Designing motivation using persuasive ambient mirrors

Tatsuo Nakajima*, Vili Lehdonvirta

*Corresponding author for this work

Research output: Contribution to journalArticlepeer-review

109 Citations (Scopus)


In this article, we describe four case studies of ubiquitous persuasive technologies that support behavior change through personalized feedback reflecting a user's current behavior or attitude. The first case study is Persuasive Art, reflecting the current status of a user's physical exercise in artistic images. The second system, Virtual Aquarium, reflects a user's toothbrushing behavior in a Virtual Aquarium. The third system, Mona Lisa Bookshelf, reflects the situation of a shared bookshelf on a Mona Lisa painting. The last case study is EcoIsland, reflecting cooperative efforts toward reducing CO2 emissions as a set of virtual islands shared by a neighborhood. Drawing from the experience of designing and evaluating these systems, we present guidelines for the design of persuasive ambient mirrors: systems that use visual feedback to effect changes in users' everyday living patterns. In particular, we feature findings in choosing incentive systems, designing emotionally engaging feedback, timing feedback, and persuasive interaction design. Implications for current design efforts as well as for future research directions are discussed.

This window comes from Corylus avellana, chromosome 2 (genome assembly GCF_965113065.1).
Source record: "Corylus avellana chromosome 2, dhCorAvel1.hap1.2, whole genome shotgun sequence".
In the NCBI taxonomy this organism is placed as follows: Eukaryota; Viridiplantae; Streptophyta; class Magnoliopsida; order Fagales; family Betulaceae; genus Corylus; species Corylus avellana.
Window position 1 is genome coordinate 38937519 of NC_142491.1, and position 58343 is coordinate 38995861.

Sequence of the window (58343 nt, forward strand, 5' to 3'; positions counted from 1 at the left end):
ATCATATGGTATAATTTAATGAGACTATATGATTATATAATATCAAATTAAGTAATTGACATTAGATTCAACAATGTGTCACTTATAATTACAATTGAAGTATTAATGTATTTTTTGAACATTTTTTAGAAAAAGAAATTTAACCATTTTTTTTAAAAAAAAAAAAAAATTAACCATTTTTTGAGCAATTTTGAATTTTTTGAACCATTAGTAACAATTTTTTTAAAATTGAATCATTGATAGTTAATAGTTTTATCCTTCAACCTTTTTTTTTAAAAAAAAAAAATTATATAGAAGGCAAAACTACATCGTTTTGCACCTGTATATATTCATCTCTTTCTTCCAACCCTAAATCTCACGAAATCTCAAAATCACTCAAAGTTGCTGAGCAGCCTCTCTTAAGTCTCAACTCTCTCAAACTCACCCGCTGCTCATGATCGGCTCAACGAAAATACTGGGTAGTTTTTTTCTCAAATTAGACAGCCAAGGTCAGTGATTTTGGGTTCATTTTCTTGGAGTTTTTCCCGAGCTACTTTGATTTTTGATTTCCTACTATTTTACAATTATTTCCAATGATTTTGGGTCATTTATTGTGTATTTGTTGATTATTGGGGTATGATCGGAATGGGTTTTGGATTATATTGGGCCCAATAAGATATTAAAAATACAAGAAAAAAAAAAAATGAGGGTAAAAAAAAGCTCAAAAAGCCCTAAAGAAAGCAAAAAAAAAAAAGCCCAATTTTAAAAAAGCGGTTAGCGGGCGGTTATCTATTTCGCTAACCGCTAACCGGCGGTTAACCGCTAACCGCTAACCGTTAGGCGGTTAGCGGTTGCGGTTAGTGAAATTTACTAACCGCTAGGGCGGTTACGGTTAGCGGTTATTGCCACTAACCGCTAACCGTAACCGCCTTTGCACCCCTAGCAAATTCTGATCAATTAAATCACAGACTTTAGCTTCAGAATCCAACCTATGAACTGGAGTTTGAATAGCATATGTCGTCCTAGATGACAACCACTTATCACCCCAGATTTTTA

Original languageEnglish
Pages (from-to)107-126
Number of pages20
JournalPersonal and Ubiquitous Computing
Issue number1
Publication statusPublished - 2013 Jan


  • Gamification
  • Interaction design
  • Persuasive technology

ASJC Scopus subject areas

  • Hardware and Architecture
  • Computer Science Applications
  • Management Science and Operations Research
  • Library and Information Sciences


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